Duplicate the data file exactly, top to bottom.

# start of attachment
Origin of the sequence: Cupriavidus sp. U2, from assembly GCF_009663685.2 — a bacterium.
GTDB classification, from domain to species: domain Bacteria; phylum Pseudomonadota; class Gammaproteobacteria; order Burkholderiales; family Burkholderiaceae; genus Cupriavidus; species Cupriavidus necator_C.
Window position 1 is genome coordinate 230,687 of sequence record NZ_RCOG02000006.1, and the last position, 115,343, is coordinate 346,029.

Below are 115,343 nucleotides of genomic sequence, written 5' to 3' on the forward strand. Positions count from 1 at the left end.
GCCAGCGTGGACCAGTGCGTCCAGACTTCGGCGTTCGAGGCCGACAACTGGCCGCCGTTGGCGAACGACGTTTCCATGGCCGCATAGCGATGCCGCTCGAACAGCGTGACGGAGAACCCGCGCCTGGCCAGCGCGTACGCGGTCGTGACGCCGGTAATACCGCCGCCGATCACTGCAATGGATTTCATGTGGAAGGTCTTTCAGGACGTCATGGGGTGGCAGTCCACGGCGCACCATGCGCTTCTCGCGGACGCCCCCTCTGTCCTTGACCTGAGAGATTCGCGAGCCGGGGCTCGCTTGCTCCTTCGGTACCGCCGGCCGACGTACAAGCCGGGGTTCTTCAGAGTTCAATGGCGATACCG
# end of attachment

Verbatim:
Origin of the sequence: Cupriavidus sp. U2, from assembly GCF_009663685.2 — a bacterium.
GTDB classification, from domain to species: domain Bacteria; phylum Pseudomonadota; class Gammaproteobacteria; order Burkholderiales; family Burkholderiaceae; genus Cupriavidus; species Cupriavidus necator_C.
Window position 1 is genome coordinate 230,687 of sequence record NZ_RCOG02000006.1, and the last position, 115,343, is coordinate 346,029.

Below are 115,343 nucleotides of genomic sequence, written 5' to 3' on the forward strand. Positions count from 1 at the left end.
GCCAGCGTGGACCAGTGCGTCCAGACTTCGGCGTTCGAGGCCGACAACTGGCCGCCGTTGGCGAACGACGTTTCCATGGCCGCATAGCGATGCCGCTCGAACAGCGTGACGGAGAACCCGCGCCTGGCCAGCGCGTACGCGGTCGTGACGCCGGTAATACCGCCGCCGATCACTGCAATGGATTTCATGTGGAAGGTCTTTCAGGACGTCATGGGGTGGCAGTCCACGGCGCACCATGCGCTTCTCGCGGACGCCCCCTCTGTCCTTGACCTGAGAGATTCGCGAGCCGGGGCTCGCTTGCTCCTTCGGTACCGCCGGCCGACGTACAAGCCGGGGTTCTTCAGAGTTCAATGGCGATACCG